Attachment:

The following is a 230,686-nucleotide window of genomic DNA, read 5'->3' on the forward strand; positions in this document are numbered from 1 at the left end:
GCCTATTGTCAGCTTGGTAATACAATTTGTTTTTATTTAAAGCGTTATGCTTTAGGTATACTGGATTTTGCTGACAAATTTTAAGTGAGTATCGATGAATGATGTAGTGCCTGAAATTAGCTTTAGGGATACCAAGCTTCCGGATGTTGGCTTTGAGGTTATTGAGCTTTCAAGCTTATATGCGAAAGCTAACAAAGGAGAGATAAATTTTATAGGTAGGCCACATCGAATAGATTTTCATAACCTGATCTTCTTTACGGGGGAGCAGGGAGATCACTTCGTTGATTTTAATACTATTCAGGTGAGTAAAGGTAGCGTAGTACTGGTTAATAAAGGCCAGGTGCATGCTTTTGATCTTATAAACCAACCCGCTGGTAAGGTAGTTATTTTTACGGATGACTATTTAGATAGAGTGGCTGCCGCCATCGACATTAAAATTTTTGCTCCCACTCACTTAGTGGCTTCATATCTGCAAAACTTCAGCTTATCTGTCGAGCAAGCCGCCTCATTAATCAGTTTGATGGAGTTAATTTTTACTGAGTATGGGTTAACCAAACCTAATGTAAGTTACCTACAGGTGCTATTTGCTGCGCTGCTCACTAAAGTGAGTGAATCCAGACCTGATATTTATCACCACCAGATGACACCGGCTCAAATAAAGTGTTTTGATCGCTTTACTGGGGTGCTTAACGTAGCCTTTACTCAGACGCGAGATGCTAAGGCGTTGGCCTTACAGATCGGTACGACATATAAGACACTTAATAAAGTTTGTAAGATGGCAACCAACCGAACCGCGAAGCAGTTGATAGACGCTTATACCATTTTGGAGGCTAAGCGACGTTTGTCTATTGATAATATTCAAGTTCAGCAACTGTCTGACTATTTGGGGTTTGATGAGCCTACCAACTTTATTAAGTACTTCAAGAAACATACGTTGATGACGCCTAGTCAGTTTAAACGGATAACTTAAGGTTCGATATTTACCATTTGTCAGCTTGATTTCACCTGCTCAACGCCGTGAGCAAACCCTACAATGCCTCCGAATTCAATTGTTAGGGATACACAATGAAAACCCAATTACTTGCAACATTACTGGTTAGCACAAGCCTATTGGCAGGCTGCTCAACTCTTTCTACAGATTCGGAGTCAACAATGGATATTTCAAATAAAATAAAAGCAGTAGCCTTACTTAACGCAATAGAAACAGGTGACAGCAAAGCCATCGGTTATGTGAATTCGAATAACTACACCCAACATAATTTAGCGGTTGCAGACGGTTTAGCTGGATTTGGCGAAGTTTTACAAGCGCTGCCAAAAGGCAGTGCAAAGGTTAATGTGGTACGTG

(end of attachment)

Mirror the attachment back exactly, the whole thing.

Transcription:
The following is a 230,686-nucleotide window of genomic DNA, read 5'->3' on the forward strand; positions in this document are numbered from 1 at the left end:
GCCTATTGTCAGCTTGGTAATACAATTTGTTTTTATTTAAAGCGTTATGCTTTAGGTATACTGGATTTTGCTGACAAATTTTAAGTGAGTATCGATGAATGATGTAGTGCCTGAAATTAGCTTTAGGGATACCAAGCTTCCGGATGTTGGCTTTGAGGTTATTGAGCTTTCAAGCTTATATGCGAAAGCTAACAAAGGAGAGATAAATTTTATAGGTAGGCCACATCGAATAGATTTTCATAACCTGATCTTCTTTACGGGGGAGCAGGGAGATCACTTCGTTGATTTTAATACTATTCAGGTGAGTAAAGGTAGCGTAGTACTGGTTAATAAAGGCCAGGTGCATGCTTTTGATCTTATAAACCAACCCGCTGGTAAGGTAGTTATTTTTACGGATGACTATTTAGATAGAGTGGCTGCCGCCATCGACATTAAAATTTTTGCTCCCACTCACTTAGTGGCTTCATATCTGCAAAACTTCAGCTTATCTGTCGAGCAAGCCGCCTCATTAATCAGTTTGATGGAGTTAATTTTTACTGAGTATGGGTTAACCAAACCTAATGTAAGTTACCTACAGGTGCTATTTGCTGCGCTGCTCACTAAAGTGAGTGAATCCAGACCTGATATTTATCACCACCAGATGACACCGGCTCAAATAAAGTGTTTTGATCGCTTTACTGGGGTGCTTAACGTAGCCTTTACTCAGACGCGAGATGCTAAGGCGTTGGCCTTACAGATCGGTACGACATATAAGACACTTAATAAAGTTTGTAAGATGGCAACCAACCGAACCGCGAAGCAGTTGATAGACGCTTATACCATTTTGGAGGCTAAGCGACGTTTGTCTATTGATAATATTCAAGTTCAGCAACTGTCTGACTATTTGGGGTTTGATGAGCCTACCAACTTTATTAAGTACTTCAAGAAACATACGTTGATGACGCCTAGTCAGTTTAAACGGATAACTTAAGGTTCGATATTTACCATTTGTCAGCTTGATTTCACCTGCTCAACGCCGTGAGCAAACCCTACAATGCCTCCGAATTCAATTGTTAGGGATACACAATGAAAACCCAATTACTTGCAACATTACTGGTTAGCACAAGCCTATTGGCAGGCTGCTCAACTCTTTCTACAGATTCGGAGTCAACAATGGATATTTCAAATAAAATAAAAGCAGTAGCCTTACTTAACGCAATAGAAACAGGTGACAGCAAAGCCATCGGTTATGTGAATTCGAATAACTACACCCAACATAATTTAGCGGTTGCAGACGGTTTAGCTGGATTTGGCGAAGTTTTACAAGCGCTGCCAAAAGGCAGTGCAAAGGTTAATGTGGTACGTG